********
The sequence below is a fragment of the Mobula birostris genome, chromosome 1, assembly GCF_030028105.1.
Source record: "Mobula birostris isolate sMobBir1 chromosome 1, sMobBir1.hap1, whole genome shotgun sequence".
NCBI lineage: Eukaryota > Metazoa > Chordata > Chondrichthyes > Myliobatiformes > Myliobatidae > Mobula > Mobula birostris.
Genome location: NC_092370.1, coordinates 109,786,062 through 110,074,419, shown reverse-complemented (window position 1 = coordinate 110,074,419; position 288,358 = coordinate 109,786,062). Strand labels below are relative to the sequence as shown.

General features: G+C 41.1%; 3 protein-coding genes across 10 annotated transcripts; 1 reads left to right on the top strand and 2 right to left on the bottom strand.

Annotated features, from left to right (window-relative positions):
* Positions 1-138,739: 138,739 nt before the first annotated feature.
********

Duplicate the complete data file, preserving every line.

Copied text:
The sequence below is a fragment of the Mobula birostris genome, chromosome 1, assembly GCF_030028105.1.
Source record: "Mobula birostris isolate sMobBir1 chromosome 1, sMobBir1.hap1, whole genome shotgun sequence".
NCBI lineage: Eukaryota > Metazoa > Chordata > Chondrichthyes > Myliobatiformes > Myliobatidae > Mobula > Mobula birostris.
Genome location: NC_092370.1, coordinates 109,786,062 through 110,074,419, shown reverse-complemented (window position 1 = coordinate 110,074,419; position 288,358 = coordinate 109,786,062). Strand labels below are relative to the sequence as shown.

General features: G+C 41.1%; 3 protein-coding genes across 10 annotated transcripts; 1 reads left to right on the top strand and 2 right to left on the bottom strand.

Annotated features, from left to right (window-relative positions):
* Positions 1-138,739: 138,739 nt before the first annotated feature.